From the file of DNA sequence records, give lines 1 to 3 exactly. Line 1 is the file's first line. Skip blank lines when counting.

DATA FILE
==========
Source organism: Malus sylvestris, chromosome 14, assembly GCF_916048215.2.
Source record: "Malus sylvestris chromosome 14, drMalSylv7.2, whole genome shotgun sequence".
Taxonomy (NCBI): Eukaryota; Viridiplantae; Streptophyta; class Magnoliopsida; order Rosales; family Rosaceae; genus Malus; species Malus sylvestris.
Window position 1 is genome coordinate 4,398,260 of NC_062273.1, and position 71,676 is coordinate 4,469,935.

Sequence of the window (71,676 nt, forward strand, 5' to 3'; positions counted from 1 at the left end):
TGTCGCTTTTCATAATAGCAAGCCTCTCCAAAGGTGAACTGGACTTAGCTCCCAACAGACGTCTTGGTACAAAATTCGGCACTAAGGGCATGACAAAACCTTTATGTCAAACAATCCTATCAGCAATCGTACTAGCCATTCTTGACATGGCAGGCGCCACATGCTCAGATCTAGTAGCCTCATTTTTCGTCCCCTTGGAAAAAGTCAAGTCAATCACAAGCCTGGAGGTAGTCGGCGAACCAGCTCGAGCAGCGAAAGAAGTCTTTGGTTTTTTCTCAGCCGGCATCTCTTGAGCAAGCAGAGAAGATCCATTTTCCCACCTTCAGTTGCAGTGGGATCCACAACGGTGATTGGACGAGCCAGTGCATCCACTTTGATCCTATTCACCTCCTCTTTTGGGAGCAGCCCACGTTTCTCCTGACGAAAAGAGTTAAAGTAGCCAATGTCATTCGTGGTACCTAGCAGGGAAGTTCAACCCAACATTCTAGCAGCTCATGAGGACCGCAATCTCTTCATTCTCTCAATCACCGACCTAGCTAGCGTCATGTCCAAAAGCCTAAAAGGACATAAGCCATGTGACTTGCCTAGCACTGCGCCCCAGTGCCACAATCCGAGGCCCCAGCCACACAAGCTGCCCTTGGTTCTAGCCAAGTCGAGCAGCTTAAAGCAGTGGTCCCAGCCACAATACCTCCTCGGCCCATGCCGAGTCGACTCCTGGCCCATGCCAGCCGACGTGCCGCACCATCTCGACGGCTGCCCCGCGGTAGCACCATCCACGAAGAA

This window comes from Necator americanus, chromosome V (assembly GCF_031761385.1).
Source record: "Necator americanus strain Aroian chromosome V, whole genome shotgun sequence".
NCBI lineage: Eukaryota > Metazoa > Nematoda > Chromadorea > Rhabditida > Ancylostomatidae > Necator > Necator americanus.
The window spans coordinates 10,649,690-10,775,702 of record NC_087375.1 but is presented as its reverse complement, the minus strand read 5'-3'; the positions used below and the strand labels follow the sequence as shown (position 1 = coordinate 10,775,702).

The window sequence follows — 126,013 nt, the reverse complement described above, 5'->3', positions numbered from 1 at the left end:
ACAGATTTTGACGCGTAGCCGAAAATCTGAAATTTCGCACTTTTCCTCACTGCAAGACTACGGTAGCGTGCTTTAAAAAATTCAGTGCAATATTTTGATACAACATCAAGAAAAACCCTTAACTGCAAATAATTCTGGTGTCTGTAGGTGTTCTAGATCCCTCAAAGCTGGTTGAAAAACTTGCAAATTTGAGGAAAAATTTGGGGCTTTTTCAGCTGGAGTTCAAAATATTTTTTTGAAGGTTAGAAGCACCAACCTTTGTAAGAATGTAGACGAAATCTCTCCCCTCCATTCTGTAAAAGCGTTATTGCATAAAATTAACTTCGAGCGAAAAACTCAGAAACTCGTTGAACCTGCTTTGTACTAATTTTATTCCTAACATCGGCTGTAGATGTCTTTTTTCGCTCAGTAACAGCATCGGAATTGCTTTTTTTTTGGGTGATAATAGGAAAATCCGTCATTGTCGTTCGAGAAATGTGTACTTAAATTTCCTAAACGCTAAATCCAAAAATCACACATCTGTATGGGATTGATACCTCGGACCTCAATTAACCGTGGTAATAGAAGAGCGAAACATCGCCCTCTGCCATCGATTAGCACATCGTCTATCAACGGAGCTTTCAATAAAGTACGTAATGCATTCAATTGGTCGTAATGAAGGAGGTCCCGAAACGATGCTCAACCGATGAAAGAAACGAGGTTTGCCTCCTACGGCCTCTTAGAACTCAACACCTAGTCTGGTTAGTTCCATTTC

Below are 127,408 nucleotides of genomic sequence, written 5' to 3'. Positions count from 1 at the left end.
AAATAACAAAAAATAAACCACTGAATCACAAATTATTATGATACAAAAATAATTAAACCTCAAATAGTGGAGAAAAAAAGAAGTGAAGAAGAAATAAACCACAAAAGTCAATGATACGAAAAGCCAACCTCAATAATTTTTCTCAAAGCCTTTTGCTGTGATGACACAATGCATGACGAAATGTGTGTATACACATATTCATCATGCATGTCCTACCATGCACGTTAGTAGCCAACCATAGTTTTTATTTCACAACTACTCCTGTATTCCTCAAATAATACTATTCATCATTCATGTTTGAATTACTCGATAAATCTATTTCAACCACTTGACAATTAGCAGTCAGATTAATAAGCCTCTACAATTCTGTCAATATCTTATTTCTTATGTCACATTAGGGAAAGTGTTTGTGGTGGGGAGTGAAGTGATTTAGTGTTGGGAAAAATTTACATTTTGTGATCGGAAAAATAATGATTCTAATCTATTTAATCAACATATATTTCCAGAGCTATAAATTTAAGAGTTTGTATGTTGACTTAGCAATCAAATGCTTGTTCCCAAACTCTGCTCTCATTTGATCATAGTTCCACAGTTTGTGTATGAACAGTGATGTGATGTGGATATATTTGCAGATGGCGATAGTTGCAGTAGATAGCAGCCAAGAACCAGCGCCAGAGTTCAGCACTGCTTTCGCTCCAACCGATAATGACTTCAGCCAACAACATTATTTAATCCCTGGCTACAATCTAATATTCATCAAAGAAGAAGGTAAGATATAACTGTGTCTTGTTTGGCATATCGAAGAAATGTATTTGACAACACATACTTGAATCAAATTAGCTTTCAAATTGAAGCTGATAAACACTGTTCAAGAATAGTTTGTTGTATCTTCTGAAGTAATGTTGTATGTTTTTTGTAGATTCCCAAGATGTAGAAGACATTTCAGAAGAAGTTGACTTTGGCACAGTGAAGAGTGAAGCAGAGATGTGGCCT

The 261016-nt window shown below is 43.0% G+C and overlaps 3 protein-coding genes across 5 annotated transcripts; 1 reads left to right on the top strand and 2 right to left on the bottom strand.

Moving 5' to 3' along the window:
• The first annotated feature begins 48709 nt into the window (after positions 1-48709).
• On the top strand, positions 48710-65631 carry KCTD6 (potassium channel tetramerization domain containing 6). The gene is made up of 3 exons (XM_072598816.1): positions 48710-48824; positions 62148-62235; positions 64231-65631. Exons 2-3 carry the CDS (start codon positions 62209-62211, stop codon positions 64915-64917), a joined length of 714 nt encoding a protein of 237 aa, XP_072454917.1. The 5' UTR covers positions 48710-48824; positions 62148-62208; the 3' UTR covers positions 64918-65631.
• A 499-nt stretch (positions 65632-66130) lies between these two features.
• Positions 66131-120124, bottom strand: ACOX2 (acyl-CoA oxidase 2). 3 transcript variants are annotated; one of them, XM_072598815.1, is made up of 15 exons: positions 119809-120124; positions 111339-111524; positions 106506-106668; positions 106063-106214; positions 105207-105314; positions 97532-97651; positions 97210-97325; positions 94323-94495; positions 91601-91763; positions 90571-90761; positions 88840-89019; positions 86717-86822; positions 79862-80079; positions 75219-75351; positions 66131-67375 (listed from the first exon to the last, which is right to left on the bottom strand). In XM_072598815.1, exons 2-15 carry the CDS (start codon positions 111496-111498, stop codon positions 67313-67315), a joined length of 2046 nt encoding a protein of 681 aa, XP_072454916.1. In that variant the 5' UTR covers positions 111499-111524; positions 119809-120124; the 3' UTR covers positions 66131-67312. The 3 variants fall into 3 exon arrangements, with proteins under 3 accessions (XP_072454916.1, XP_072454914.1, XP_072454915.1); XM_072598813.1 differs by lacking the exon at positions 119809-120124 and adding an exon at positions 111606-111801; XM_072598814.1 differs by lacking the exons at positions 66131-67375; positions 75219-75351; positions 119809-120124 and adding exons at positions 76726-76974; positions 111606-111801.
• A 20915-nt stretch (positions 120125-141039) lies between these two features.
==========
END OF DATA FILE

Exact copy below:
Source organism: Malus sylvestris, chromosome 14, assembly GCF_916048215.2.
Source record: "Malus sylvestris chromosome 14, drMalSylv7.2, whole genome shotgun sequence".
Taxonomy (NCBI): Eukaryota; Viridiplantae; Streptophyta; class Magnoliopsida; order Rosales; family Rosaceae; genus Malus; species Malus sylvestris.